Networking & Content Delivery

VPC sharing: key considerations and best practices


It has been over 2 years since we launched VPC sharing at re:Invent 2018. I previously wrote about this capability in a “VPC sharing: A new approach to multiple accounts and VPC management” blog post. That blog covers everything you need to know about where to start, the benefits of VPC sharing, and why we decided to build this feature. At re:Invent 2019, I copresented with Atlassian on VPC sharing. The talk covered a number of production use cases and lessons learned from adopting VPC sharing at scale. In this blog post, I share key considerations, architecture lessons, and best practices that come from AWS customers using VPC sharing. Before we go into details on these lessons, I’d like to share a few stories.

VPC sharing in action

“VPC sharing, along with AWS Transit Gateway, has been pivotal to the micro AWS account approach at FactSet. Without these, we would need to continuously manage IP space provisioned for each AWS account, configure interconnectivity between 100s of VPCs, and determine routing to/from our Data Center for each VPC. Furthermore, this would need to be repeated for every AWS Region that FactSet wants to operate in. At times, there are some gaps in the shared VPC approach, but we have found that AWS is committed to improving the experience and treating shared VPCs as first class citizens.”

– Gaurav Jain. VP, Director, Cloud Platform at FactSet.

“With the VPC sharing concept, we could create VPCs in one AWS account and share them across multiple accounts. Other accounts are able to build resources on these shared VPCs, but these resources are not visible outside that specific child account. The rate limit of their host AWS account applies to these resources as well. This solved our earlier issue of constantly hitting AWS rate limits due to having all our resources in one AWS account. This approach seemed really attractive to our Cloud Engineering team, as we could manage the IP space, build VPCs, and share them with our child account owners. Then, without having to worry about managing any of the overhead of setting up VPCs, route tables, or network access control lists, teams were able to use these VPCs and build their resources on top of them.”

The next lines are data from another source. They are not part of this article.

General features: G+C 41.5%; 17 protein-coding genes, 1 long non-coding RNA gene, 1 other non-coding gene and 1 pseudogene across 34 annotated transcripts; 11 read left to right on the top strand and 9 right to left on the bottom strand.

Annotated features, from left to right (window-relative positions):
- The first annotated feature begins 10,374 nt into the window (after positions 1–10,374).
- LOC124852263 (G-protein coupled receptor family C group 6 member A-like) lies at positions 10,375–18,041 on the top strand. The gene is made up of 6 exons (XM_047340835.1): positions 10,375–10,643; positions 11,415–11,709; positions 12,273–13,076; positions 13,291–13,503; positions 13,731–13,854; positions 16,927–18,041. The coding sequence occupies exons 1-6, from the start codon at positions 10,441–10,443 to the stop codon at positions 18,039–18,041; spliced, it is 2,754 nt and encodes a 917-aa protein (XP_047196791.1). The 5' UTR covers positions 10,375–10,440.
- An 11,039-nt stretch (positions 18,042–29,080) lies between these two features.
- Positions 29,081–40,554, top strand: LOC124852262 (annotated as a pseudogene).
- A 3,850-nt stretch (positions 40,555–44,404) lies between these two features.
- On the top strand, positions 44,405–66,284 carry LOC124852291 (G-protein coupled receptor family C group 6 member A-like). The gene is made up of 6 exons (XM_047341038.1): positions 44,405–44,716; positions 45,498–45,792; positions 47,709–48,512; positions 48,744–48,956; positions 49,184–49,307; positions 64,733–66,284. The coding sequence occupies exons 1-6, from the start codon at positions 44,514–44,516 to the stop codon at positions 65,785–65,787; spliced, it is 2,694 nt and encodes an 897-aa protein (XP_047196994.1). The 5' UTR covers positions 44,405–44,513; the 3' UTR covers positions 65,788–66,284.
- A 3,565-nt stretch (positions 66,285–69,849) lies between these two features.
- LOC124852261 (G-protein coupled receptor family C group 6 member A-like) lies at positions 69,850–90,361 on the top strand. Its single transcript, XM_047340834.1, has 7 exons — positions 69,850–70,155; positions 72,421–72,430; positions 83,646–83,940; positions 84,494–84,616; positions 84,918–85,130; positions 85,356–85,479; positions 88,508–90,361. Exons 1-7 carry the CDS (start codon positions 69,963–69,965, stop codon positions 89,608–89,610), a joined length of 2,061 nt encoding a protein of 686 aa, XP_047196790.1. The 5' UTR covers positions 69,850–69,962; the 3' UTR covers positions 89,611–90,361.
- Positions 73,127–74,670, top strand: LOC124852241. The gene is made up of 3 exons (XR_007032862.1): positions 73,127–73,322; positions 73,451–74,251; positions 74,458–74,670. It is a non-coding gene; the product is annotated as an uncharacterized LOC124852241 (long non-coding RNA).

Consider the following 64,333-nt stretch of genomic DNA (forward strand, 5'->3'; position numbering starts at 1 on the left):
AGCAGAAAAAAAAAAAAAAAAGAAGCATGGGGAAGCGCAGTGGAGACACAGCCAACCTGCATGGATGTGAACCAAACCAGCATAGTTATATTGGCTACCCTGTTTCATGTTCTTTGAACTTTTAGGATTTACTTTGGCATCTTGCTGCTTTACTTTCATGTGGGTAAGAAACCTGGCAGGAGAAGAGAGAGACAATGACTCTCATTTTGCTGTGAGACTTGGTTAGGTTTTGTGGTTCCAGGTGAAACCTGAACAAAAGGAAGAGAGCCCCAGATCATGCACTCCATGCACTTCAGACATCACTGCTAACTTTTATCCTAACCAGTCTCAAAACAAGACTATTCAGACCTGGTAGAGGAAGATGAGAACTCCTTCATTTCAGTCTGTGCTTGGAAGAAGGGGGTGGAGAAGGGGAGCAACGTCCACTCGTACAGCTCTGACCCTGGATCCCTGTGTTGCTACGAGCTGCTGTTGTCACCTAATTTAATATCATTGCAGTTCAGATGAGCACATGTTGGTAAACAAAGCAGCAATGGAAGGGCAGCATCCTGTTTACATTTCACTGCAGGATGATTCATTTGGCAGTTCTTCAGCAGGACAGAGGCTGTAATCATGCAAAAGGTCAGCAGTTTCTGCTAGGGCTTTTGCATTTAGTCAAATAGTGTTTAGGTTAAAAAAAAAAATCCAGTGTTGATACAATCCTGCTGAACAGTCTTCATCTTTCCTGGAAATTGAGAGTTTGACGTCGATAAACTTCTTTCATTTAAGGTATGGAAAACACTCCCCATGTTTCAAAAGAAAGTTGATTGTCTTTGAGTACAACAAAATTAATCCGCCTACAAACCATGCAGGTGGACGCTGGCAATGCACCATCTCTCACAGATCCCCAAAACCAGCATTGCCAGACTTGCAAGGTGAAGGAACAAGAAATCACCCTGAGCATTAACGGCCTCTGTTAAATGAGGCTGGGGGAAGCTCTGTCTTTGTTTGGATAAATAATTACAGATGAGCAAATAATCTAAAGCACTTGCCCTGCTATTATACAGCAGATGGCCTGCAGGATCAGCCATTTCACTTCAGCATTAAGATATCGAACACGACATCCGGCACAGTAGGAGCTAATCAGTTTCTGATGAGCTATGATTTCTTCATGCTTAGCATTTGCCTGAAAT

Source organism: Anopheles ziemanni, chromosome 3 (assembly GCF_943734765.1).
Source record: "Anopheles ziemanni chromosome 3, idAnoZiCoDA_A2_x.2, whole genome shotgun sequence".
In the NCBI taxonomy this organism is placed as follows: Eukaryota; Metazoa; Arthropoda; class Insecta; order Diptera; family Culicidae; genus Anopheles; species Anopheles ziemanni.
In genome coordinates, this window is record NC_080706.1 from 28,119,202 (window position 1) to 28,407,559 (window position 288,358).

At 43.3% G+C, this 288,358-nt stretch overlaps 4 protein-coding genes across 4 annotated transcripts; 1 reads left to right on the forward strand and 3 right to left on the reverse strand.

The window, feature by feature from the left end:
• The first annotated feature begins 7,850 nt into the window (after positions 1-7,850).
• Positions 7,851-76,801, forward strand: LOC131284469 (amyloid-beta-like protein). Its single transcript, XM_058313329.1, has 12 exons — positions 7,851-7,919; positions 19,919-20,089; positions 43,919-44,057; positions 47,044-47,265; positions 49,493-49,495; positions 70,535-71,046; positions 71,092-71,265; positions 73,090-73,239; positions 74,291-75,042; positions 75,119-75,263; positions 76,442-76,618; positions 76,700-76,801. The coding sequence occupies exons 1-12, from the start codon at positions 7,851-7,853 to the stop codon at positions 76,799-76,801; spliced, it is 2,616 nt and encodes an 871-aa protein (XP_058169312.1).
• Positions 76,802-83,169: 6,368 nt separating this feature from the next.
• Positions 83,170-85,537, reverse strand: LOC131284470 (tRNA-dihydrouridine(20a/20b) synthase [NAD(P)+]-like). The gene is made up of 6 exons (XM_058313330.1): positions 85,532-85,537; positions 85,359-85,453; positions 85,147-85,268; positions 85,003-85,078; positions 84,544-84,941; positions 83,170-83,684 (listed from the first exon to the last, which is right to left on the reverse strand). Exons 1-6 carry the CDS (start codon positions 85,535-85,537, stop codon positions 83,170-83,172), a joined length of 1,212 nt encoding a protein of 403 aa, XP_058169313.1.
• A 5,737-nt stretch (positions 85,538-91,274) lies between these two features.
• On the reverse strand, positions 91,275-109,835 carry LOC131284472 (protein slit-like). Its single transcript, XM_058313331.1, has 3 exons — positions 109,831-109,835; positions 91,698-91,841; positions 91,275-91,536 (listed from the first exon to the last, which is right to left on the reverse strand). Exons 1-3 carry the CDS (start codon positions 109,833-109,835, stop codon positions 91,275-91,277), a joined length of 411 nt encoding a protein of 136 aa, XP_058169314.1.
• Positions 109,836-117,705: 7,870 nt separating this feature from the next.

– Achintha Gunasekara, Senior Software Engineer at Slack.

More details about the architecture and the migration approach chosen by Slack can be found by clicking on the blog post, “Building the Next Evolution of Cloud Networks at Slack.”

Shared subnets: one VPC participant per subnet, or many VPC participants per subnet

When you choose how to lay out your shared VPC, there are a few things to consider, including how to align subnets with VPC participants. Many people create a dedicated set of subnets per VPC participant, usually creating one subnet per Availability Zone (AZ). As a result, a VPC participant has at least three subnets in a three-AZ AWS Region. Having a set of dedicated subnets per VPC participant reduces the blast radius. A VPC participant cannot affect other VPC participants by exhausting all available IPs if they were to share subnets. You can allocate a set of dedicated subnets for VPC infrastructure needs. This approach is the best practice and allows the most flexibility as depicted in figure 1.

Figure 1. Dedicated subnets per VPC participant

If you are constrained by small IP allocations, you may opt to share subnets with many VPC participants at once. They accept the implication of blast radius and instead focus on risk mitigation. One example of this is monitoring of free IP exhaustion by periodically checking each subnet. This is a good to practice to follow, regardless of whether you are using a shared VPC or not—as IP exhaustion affects non-shared VPCs as well. In shared VPCs, subnet IP exhaustion and other governance checks could be executed centrally within the VPC owner account.

With non-production environments, sharing subnets with many VPC participants is also popular. An example of this is a sandbox environment where teams can experiment. While you typically want your non-production environments as close as possible to your production environment, the IP allocation efficiency makes this option appealing.

Figure 2. Sharing subnets with many VPC participants

Whether you are sharing subnets with one, or many, participants, I recommend having dedicated subnets for shared AWS infrastructure components such as VPC interface endpoints, firewall endpoints, and NAT gateways. These subnets are not shared and only used within the VPC owner AWS account.

Network segmentation and zoning in shared VPCs